Kingdom of Souls by Rena Barron for the fantasy inspired by West African mythology with a non-magical protagonist born into a family of witchdoctors trying to defeat her powerful sister. Also the love interest is of course of the enemy family. It’s dark and has enough trigger warnings that I’ll give a reminder to search for them before reading it.

Books I disliked, but you might like

Labyrinth Lost by Zoraida Cordova for the ones who want a powerful latina bi protagonist who don’t want to be a witch (review). She is the most powerful bruja in a long time and also hates magic. Not to mention the responsibility put on her by her family. I didn’t finish the book because I thought the writing was lacking and nothing out of the ordinary, but she’s got an attitude that made me smile. It’s a story about a girl trying to save her family, but in a way that felt very ‘let’s go on an adventure’ and predictable.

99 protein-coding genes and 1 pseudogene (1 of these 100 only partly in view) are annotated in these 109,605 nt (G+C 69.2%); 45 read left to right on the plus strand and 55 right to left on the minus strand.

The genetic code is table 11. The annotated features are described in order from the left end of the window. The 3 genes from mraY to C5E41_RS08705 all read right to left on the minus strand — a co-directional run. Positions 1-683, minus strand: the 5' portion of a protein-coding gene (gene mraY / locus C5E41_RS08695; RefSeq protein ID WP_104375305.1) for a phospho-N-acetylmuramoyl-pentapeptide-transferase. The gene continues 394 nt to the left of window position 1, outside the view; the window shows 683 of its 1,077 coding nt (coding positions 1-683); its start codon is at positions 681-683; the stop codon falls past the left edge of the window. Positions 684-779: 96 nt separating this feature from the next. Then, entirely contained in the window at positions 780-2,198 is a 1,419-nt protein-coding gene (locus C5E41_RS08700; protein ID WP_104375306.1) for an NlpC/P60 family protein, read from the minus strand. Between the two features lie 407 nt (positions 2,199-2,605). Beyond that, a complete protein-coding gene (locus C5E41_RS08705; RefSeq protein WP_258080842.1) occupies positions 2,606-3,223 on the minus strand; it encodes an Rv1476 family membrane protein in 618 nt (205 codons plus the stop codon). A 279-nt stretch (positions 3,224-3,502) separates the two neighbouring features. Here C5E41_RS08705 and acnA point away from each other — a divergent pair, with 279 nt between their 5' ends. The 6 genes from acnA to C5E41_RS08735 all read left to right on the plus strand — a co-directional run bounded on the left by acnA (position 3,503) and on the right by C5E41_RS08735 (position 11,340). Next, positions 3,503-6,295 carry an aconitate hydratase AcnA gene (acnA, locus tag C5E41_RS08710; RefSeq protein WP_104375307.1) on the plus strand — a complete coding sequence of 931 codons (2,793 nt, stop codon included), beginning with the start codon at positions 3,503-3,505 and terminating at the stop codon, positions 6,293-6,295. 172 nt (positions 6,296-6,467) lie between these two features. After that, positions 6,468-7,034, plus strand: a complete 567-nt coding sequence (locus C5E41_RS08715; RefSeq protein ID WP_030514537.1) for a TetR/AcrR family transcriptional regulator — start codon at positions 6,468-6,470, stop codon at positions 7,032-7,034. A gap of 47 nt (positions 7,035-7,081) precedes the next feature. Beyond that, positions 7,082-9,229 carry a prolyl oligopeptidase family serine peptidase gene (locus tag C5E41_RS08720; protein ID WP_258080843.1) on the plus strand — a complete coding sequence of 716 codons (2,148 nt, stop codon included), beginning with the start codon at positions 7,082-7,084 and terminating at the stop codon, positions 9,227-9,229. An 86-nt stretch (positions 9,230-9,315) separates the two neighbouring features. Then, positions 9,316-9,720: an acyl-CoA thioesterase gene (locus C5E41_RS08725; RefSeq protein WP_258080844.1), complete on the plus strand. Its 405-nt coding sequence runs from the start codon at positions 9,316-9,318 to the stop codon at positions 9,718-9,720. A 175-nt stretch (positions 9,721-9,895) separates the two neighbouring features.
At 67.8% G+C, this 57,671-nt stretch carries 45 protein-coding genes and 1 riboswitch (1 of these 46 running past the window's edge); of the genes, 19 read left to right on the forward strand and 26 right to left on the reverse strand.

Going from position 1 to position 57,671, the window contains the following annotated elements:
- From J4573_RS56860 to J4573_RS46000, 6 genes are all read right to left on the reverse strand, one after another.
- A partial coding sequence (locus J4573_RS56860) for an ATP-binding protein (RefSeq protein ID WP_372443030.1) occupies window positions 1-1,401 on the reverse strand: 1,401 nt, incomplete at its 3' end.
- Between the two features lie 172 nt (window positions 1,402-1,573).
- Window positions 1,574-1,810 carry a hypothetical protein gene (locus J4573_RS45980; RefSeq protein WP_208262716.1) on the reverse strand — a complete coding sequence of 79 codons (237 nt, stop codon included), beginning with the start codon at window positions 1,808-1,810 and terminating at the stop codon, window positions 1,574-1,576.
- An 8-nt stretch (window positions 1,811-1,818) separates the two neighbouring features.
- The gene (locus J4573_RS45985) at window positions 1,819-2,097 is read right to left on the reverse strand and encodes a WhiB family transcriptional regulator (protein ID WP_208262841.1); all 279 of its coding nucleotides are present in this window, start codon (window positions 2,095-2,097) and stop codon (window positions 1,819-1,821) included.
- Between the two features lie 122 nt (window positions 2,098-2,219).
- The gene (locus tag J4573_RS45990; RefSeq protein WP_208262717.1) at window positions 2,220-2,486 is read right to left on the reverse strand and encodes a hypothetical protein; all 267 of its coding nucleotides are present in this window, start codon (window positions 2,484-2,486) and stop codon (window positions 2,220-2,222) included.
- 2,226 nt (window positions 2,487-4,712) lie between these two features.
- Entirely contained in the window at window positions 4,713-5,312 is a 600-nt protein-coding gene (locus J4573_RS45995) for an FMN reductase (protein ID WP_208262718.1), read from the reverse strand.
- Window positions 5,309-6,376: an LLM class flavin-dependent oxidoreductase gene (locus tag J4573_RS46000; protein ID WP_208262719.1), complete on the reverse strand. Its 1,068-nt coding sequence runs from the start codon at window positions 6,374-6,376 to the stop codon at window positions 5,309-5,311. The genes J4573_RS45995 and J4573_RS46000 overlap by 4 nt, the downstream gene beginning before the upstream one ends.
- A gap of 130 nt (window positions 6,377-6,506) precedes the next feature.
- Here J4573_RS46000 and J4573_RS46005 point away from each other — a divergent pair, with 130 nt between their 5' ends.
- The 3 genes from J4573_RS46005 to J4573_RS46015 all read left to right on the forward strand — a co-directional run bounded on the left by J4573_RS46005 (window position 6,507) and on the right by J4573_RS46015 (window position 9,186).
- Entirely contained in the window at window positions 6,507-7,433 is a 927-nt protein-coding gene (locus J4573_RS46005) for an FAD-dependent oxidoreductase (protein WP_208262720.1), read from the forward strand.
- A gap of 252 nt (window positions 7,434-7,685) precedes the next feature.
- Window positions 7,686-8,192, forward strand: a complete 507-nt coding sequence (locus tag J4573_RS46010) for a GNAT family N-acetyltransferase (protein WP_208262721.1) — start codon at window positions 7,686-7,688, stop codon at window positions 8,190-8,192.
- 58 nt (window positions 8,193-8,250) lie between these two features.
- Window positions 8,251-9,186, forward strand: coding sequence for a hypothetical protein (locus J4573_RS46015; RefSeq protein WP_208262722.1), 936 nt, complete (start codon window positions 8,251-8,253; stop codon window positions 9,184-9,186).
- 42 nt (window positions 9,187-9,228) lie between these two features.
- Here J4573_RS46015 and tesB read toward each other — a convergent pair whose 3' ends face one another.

When the Moon Was Ours by Anne-Marie McLemore for the trans mc, flowery young adult magical realism, also literary flowery with roses growing from skin (review). It’s another book I didn’t finish, but only because I’ve found out that I don’t match with the authors way of writing (after multiple attempts at other books), which I truly find sad as they use such interesting plots and cast of characters. I mean – the synopsis is so good! And it’s a romance between a Latina girl and Italian-Pakistani trans boy. It focuses on finding yourself, it’s vulnerable and the author is queer, latinx & nonbinary married to a trans man.